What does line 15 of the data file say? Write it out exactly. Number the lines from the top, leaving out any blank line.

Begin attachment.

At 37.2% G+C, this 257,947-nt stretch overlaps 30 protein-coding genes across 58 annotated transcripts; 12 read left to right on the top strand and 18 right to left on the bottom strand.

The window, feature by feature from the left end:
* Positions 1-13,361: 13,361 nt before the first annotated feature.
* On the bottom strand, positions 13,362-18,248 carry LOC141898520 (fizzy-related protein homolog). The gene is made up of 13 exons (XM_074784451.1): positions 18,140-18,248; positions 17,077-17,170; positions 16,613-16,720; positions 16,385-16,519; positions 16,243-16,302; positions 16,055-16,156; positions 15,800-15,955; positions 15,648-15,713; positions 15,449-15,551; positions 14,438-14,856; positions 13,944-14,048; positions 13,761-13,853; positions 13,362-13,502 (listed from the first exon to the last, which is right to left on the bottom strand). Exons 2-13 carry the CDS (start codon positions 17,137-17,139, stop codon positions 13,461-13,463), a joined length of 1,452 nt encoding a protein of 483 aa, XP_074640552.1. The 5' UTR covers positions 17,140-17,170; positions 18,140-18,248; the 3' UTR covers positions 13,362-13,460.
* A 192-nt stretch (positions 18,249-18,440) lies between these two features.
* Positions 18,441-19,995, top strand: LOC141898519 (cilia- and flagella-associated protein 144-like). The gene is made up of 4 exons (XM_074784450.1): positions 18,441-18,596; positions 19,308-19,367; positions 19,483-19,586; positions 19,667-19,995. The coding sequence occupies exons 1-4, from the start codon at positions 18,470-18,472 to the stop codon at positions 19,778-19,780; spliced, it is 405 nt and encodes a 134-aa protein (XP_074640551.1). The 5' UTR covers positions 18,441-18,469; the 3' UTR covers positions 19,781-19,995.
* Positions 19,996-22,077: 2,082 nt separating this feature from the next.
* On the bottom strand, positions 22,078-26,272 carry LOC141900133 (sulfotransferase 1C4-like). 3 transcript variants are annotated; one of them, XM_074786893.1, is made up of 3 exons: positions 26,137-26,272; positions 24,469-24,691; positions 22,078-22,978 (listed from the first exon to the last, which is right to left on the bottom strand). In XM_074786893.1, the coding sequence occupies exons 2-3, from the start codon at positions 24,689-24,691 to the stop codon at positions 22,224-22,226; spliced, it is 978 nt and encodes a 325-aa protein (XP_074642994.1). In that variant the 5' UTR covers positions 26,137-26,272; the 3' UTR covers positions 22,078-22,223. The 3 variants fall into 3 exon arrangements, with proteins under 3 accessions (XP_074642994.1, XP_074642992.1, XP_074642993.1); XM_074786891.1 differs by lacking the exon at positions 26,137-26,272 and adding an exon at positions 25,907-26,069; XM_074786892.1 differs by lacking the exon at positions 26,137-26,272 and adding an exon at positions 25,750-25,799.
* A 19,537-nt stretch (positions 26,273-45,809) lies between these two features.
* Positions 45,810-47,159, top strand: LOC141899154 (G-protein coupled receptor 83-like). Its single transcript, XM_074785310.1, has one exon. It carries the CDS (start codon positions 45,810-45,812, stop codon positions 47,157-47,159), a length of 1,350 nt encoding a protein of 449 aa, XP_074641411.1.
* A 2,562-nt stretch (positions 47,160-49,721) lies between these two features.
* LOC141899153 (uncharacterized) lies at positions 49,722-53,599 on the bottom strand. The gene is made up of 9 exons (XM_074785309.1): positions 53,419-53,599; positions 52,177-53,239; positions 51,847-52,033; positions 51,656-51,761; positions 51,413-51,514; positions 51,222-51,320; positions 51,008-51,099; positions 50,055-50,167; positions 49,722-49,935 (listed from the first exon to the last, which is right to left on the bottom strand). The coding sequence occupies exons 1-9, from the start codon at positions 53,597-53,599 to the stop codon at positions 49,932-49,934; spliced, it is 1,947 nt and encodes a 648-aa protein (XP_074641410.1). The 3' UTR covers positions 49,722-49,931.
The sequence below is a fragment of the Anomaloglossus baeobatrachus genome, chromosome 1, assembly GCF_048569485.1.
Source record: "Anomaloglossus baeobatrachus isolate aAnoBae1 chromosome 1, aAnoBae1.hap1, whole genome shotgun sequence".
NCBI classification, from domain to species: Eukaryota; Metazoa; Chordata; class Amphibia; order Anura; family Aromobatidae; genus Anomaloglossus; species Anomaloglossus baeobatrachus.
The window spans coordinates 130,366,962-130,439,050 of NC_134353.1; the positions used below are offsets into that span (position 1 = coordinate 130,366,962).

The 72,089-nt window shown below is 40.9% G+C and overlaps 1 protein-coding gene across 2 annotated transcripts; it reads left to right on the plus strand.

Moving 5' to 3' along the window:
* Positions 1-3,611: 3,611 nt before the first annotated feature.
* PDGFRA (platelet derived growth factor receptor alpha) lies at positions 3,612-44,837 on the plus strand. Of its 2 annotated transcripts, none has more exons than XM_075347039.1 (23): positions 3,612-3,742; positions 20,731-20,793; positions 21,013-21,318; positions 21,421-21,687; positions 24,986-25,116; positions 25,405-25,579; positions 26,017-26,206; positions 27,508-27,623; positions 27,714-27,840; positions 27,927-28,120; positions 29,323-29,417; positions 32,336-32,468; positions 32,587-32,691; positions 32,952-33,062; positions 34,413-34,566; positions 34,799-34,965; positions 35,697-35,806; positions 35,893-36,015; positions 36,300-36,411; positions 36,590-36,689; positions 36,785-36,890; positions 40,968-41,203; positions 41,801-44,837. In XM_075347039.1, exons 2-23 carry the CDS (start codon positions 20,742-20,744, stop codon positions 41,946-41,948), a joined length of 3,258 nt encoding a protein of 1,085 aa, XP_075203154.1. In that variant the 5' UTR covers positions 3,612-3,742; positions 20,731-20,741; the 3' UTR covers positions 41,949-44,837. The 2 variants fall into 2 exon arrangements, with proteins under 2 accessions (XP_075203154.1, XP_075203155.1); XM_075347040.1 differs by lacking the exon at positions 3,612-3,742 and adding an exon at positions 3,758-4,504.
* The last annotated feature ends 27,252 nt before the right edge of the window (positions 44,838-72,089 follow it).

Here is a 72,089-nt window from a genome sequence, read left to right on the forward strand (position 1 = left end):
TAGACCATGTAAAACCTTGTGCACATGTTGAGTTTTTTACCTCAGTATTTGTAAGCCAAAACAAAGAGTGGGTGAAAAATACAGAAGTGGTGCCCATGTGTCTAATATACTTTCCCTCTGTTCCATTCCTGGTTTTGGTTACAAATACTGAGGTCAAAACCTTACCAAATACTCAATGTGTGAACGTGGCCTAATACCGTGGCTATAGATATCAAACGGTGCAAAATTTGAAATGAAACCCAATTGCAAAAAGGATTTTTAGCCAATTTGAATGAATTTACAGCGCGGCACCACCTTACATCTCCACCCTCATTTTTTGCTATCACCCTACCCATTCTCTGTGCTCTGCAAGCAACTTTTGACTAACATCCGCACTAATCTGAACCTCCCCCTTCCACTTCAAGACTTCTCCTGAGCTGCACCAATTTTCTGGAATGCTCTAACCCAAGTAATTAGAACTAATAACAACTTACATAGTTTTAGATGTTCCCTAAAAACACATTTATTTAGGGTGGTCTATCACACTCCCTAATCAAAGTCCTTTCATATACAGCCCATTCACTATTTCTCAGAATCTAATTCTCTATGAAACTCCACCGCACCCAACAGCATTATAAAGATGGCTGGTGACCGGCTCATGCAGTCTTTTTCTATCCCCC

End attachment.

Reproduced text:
NCBI classification, from domain to species: Eukaryota; Metazoa; Chordata; class Amphibia; order Anura; family Aromobatidae; genus Anomaloglossus; species Anomaloglossus baeobatrachus.